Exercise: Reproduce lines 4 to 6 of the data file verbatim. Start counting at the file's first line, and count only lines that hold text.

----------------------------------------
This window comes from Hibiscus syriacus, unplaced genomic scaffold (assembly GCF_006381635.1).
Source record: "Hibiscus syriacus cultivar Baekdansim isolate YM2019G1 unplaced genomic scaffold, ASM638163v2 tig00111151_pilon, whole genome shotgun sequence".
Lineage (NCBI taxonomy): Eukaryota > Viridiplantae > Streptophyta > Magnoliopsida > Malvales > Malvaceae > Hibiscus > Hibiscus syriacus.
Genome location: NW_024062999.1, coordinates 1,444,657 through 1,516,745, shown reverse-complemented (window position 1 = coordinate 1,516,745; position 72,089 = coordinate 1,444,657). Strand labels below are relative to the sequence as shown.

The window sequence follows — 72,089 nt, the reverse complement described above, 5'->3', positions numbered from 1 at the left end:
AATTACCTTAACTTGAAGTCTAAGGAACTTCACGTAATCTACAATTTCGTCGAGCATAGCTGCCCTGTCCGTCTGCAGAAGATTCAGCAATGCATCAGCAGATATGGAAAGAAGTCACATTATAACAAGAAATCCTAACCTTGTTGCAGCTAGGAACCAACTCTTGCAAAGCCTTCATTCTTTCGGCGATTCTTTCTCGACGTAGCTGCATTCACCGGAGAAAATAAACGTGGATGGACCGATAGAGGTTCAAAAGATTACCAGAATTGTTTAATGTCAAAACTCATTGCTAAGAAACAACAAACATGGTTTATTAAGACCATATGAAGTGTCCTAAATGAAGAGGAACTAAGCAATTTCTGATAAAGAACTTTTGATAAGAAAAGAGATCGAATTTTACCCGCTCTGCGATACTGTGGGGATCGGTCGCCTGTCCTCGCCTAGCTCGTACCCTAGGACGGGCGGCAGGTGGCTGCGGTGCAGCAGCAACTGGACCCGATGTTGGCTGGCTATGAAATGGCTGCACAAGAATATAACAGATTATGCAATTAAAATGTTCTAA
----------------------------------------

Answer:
Genome location: NW_024062999.1, coordinates 1,444,657 through 1,516,745, shown reverse-complemented (window position 1 = coordinate 1,516,745; position 72,089 = coordinate 1,444,657). Strand labels below are relative to the sequence as shown.

The window sequence follows — 72,089 nt, the reverse complement described above, 5'->3', positions numbered from 1 at the left end:
AATTACCTTAACTTGAAGTCTAAGGAACTTCACGTAATCTACAATTTCGTCGAGCATAGCTGCCCTGTCCGTCTGCAGAAGATTCAGCAATGCATCAGCAGATATGGAAAGAAGTCACATTATAACAAGAAATCCTAACCTTGTTGCAGCTAGGAACCAACTCTTGCAAAGCCTTCATTCTTTCGGCGATTCTTTCTCGACGTAGCTGCATTCACCGGAGAAAATAAACGTGGATGGACCGATAGAGGTTCAAAAGATTACCAGAATTGTTTAATGTCAAAACTCATTGCTAAGAAACAACAAACATGGTTTATTAAGACCATATGAAGTGTCCTAAATGAAGAGGAACTAAGCAATTTCTGATAAAGAACTTTTGATAAGAAAAGAGATCGAATTTTACCCGCTCTGCGATACTGTGGGGATCGGTCGCCTGTCCTCGCCTAGCTCGTACCCTAGGACGGGCGGCAGGTGGCTGCGGTGCAGCAGCAACTGGACCCGATGTTGGCTGGCTATGAAATGGCTGCACAAGAATATAACAGATTATGCAATTAAAATGTTCTAA